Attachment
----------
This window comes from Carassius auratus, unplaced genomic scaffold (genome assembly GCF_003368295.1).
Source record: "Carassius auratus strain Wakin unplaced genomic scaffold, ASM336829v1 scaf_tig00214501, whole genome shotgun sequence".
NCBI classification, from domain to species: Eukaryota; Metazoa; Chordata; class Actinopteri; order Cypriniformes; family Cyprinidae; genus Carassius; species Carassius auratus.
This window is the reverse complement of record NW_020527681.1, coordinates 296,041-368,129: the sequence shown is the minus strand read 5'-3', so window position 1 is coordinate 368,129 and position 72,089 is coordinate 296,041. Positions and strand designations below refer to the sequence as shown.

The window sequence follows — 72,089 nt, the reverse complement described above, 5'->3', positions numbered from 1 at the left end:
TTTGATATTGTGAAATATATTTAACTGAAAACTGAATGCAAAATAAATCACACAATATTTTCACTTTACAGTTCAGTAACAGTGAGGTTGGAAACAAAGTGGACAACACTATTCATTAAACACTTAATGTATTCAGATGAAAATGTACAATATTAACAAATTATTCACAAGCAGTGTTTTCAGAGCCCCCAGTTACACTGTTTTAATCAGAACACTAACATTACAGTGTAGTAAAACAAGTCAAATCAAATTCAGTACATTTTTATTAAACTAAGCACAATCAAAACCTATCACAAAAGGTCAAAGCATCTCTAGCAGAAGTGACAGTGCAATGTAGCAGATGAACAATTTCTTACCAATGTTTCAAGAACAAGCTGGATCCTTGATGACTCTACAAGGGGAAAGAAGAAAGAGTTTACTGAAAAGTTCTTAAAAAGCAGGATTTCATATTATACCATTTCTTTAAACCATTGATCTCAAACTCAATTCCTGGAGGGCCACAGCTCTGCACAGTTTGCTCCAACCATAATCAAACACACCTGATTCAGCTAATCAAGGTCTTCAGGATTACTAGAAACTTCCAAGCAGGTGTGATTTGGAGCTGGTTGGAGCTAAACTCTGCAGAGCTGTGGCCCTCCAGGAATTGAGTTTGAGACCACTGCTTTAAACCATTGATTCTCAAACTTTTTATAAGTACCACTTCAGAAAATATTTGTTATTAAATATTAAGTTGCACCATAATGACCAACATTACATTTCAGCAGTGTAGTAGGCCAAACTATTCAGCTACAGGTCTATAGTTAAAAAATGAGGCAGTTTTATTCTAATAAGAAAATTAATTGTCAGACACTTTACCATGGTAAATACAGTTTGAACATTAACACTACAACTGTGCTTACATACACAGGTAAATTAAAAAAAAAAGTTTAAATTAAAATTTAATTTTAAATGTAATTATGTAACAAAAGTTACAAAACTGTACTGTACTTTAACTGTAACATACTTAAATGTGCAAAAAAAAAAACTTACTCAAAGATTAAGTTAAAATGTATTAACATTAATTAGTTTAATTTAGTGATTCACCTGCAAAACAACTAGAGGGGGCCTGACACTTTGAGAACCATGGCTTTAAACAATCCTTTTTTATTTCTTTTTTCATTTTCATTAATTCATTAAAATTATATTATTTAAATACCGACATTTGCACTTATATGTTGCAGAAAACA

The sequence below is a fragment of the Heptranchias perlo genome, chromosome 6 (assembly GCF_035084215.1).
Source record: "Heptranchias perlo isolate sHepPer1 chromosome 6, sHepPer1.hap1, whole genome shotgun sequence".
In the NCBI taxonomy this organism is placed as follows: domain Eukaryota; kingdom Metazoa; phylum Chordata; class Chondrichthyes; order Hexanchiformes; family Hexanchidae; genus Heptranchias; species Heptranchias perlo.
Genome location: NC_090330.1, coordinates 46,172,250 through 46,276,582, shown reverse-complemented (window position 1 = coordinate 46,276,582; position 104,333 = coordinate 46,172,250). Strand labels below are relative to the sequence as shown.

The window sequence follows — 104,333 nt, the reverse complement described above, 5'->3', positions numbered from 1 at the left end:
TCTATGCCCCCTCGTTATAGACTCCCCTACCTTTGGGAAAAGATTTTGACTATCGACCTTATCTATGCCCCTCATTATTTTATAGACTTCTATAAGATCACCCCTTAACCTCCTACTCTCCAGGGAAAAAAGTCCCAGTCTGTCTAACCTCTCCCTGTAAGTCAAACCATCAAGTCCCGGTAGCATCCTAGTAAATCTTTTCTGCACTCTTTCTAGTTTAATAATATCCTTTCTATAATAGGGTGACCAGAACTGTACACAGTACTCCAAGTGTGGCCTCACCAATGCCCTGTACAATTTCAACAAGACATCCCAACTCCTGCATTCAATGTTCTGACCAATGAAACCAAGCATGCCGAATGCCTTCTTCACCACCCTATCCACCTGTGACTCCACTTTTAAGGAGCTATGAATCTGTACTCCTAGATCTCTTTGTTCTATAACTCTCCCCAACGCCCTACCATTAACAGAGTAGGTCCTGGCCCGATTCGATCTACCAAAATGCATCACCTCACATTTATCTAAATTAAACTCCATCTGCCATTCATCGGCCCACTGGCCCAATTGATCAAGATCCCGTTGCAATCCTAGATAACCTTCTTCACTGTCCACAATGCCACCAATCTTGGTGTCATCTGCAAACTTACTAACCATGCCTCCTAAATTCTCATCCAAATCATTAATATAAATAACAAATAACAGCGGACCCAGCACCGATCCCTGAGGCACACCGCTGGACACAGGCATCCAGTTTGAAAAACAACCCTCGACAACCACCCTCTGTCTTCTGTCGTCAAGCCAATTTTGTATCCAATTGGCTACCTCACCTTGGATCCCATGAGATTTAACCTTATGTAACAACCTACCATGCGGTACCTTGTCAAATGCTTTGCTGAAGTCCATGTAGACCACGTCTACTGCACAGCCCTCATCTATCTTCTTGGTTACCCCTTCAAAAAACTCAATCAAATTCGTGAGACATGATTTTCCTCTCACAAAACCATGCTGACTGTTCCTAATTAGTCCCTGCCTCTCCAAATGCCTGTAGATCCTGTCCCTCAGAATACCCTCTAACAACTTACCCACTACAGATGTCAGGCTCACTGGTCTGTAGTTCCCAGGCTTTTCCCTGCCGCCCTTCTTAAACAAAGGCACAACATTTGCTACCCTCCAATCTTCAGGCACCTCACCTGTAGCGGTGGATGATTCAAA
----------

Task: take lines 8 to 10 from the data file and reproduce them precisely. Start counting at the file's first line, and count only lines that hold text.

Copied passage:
Source record: "Heptranchias perlo isolate sHepPer1 chromosome 6, sHepPer1.hap1, whole genome shotgun sequence".
In the NCBI taxonomy this organism is placed as follows: domain Eukaryota; kingdom Metazoa; phylum Chordata; class Chondrichthyes; order Hexanchiformes; family Hexanchidae; genus Heptranchias; species Heptranchias perlo.
Genome location: NC_090330.1, coordinates 46,172,250 through 46,276,582, shown reverse-complemented (window position 1 = coordinate 46,276,582; position 104,333 = coordinate 46,172,250). Strand labels below are relative to the sequence as shown.